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PDLJMPR's Sprite Hall of Fame

PDLJMPR Web Magazine, December 22, 1997

The Story behind "Starbug"
Tom and Suzi Zylla's 1960 Bugeye Sprite



"Starbug" is actually the name of a spacecraft run-a-bout from the British Science-Fiction/Comedy television show, "Red Dwarf." PBS used to show this on a regular basis, and it featured a hapless foursome on some very weird adventures, years into the future, in outer space. We applied the name to our 1960 AN5 Bugeye Sprite because we've had a weird life of Sprite ownerships, and it kinda fits with the theme of taking us on adventures.

This Bugeye is the third Sprite that we have owned. The first one didn't have its own name but it was the first car ever registered to me. I drove that car through High School and the first 10 years that Suzi and I were married. It was Old English White and bone stock. All my friends had their Hot-Rods and van conversions, we had the Sprite. At this point in time, we didn't even know that there were car clubs for this Marque, so we just soldiered on doing our own repairs and using the Sprite as a daily driver. I eventually sold this car to finance a Japanese pick-up truck purchase.

The second Bugeye we had was also OEW and also had no name, but it had a factory hardtop with it, a 1098 under the hood, and after I purchased a MKI Midget and parted it out, wire wheels too! I sold this car and a ‘67 MGB to finance another new Japanese pick-up truck. The Marine I sold the Sprite to couldn't believe the cheap asking price and made a prediction that I would someday own another Sprite. He didn't know how correct his prediction would turn out to be! To this day we have NEVER owned an American car!!

In 1992, while assigned to Naval Air Station, Alameda, CA, I joined an MG club called: Sorry Safari Touring Society. I met some really great enthusiasts and one couple that had this really UGLY Bugeye Sprite that they were going to treat to a frame off restoration. Well to make a long story shorter, They sold me the car in 1995, after finishing the restoration. Their son went professional racing in the Americas Cities Racing League and I guess that the price of the Bugeye probably bought them a set of tires and maybe some track time at Sears Point. Suffice it to say that he has been very successful with his cars, and so have we with ours.

Starbug was delivered to us in Texas in 1995. We got acquainted with the local Austin-Healey club scene and the first event we attended was the 1996 Texas Healey Round-up. This was a very good meet for us. The Car placed in the Popularity show, took us to a 5th place in the Rallye, garnered a second place in the gymkhana and won us the Overall "Grand Competitor" Trophy. A stroke of luck to go with this honor was that Bic Healey was attending this meet prior to his father, Donald, being inducted into the Motor Sports Hall of Fame in Taladega. I have Brian Healey's autograph on the front of the Grand Competitor plaque. Subsequent Round-ups, and other car events saw the Bugeye gathering more trophies for us. How can you not love a winner?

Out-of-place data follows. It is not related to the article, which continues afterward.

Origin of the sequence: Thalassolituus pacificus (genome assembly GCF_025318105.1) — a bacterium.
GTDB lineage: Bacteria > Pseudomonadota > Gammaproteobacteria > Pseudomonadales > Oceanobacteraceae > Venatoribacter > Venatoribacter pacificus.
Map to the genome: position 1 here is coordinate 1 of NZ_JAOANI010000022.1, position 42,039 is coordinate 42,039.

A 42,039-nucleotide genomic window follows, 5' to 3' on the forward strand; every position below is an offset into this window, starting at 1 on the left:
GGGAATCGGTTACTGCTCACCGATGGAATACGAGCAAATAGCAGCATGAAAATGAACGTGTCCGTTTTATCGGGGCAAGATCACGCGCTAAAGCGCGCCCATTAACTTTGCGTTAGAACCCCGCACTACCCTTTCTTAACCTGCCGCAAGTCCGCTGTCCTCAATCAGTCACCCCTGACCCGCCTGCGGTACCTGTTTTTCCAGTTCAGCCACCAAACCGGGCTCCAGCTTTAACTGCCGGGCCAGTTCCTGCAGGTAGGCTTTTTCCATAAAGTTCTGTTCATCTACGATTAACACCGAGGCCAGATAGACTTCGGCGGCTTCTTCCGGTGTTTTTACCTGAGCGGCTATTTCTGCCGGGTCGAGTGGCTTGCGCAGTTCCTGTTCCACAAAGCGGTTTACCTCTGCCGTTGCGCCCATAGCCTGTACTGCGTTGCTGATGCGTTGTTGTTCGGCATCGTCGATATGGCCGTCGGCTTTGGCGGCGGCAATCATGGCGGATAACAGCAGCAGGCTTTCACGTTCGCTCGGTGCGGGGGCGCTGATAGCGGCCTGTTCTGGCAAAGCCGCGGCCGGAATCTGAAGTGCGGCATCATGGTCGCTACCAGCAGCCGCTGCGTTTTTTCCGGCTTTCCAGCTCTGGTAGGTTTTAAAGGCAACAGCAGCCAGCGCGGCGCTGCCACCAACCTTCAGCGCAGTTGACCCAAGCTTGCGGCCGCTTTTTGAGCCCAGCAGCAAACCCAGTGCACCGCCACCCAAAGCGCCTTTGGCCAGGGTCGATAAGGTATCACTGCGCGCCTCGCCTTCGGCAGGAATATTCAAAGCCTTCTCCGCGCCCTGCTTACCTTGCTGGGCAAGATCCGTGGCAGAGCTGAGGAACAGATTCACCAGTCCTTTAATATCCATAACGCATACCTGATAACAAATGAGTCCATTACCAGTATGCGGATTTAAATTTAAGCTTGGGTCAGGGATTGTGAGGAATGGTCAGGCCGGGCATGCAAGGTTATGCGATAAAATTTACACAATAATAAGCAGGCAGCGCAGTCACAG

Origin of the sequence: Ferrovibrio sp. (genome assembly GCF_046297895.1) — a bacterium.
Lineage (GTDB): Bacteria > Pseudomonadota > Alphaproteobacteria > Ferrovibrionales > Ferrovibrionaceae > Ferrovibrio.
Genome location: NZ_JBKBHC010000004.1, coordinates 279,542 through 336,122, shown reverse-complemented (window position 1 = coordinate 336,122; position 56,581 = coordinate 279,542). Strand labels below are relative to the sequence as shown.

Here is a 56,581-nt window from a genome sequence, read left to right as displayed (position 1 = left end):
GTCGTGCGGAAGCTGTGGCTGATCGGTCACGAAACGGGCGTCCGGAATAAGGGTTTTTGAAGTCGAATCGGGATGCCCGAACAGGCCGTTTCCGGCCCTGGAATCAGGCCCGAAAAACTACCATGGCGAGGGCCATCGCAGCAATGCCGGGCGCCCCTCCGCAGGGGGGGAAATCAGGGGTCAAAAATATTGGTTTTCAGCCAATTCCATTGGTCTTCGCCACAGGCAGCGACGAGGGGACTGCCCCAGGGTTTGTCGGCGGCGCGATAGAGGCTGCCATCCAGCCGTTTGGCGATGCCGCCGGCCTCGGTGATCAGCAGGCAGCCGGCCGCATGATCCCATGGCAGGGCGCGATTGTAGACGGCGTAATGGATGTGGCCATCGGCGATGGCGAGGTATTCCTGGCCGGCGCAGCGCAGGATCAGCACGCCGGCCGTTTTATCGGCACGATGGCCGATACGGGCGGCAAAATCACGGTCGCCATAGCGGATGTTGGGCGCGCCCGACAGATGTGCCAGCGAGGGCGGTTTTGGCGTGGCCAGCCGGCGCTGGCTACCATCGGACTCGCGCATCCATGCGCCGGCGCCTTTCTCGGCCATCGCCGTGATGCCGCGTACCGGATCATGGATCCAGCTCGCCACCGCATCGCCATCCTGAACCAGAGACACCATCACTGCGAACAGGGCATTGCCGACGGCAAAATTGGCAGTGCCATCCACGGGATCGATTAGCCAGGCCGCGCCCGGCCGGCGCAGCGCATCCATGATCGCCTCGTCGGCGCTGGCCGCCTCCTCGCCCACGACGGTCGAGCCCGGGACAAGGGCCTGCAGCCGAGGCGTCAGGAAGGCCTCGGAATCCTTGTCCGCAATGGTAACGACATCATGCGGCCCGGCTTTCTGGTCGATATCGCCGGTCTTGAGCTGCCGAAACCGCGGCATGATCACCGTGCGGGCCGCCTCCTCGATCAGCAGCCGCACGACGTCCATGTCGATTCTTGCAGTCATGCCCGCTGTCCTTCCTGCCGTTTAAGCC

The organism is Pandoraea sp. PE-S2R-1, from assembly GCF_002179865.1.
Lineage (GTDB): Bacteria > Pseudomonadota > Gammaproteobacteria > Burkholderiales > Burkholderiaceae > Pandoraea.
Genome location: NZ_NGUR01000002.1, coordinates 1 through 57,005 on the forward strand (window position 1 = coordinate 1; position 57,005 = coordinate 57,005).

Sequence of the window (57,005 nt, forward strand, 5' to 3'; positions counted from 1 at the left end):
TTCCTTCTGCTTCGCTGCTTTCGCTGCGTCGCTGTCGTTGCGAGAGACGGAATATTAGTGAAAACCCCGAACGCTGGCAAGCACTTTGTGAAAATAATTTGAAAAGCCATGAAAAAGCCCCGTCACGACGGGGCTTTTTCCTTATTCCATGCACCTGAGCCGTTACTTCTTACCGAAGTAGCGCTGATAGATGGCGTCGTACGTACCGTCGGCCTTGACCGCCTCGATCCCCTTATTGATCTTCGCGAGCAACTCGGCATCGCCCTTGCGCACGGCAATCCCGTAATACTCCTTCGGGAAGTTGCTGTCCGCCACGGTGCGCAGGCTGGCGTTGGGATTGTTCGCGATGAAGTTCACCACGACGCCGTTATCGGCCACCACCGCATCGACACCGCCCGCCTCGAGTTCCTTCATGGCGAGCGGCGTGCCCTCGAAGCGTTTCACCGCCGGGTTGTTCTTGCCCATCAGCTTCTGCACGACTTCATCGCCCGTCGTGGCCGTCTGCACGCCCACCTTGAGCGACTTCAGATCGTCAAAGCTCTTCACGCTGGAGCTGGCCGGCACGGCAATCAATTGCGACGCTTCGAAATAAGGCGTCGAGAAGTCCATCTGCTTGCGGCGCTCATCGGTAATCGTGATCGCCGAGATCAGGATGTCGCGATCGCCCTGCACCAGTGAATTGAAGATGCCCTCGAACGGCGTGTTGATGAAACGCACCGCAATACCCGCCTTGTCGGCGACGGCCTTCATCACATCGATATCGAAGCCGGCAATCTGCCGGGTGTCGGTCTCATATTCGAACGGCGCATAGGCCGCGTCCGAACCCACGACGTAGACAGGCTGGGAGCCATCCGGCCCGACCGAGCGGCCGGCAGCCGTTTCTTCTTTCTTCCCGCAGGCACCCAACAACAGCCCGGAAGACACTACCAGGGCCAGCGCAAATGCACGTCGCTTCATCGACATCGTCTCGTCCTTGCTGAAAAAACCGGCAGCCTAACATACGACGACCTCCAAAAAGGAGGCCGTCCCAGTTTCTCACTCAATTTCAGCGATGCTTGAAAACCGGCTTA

We have since moved back to California, this time to San Diego, where we have joined the local Austin-Healey club and MG club. My MGA is currently in the disassembly stages of a frame off restoration that I'm doing myself. I was recently elected to the position of Activities Director for the MG club of San Diego and since the MGA isn't running, "Starbug" takes us to all the events....for BOTH clubs! We do rallye's, tours, meetings, parades, All British Car Day's, and Cruise- in's with the car. The response of the people at the Hot-Rod events is startling. "I used to have one of those," and "My father wrecked a Bugeye once," are typical reactions to the car. You can't believe how many people actually know what it is when they see it.

Currently, Starbug has a 1275 A+ motor. This is by no means stock anymore either! Inside its cast iron block is a balanced crank, rods and piston assemblage that goes quite well with the Kent fast-road camshaft, Richard Longman hi-flow head, DCOE Weber and LCB header with glass pack exhaust. Ignition is provided by Lucas Sport coil and Mallory dual point distributor. Suspension bushings have been replaced with urethane all the way around and an anti-roll bar has been fitted to the front end. Disc brakes are on the front and a 3.90:1 rear end gear set resides in the differential housing. Starbug also has 4 tops to go on the passenger compartment; The soft top, the hard top, the full tonneau cover, and a newly designed hard tonneau that covers only the passenger side. Lighting is Lucas Tripod headlamps and halogen tail lights. (I want to be seen as well as heard).

The paint is a spacey, MAGIC MISTAKE color. It was supposed to be Mazda Miata green, but when it came back from the painter's, it was a deep steel blue metallic with a pearlescent sheen to it that allows the car to change colors depending on the angle you see it from. Sometimes it looks black, sometimes it's green, or blue, or purple. It is too weird and attention getting to have re-sprayed in a stock color.

While not an actual 40's or 50's Hot-Rod, Starbug does live 2 lives. It's the perfect Little British Car for us, AND the Hot-Rod that we've never owned. He's been clocked at over 95 mph and while that's a bit busy and scary at the same time, it's nice to know that it's capable of that kind of performance, just in case we need it.

I guess that Marine was right when he said that I'd own another Sprite someday. One thing I do know, I won't be selling this one to finance some dumb truck.

Tom & Suzi Zylla
San Diego, California

If you liked Tom & Suzi's Sprite, e-mail them a note and tell them so! - ed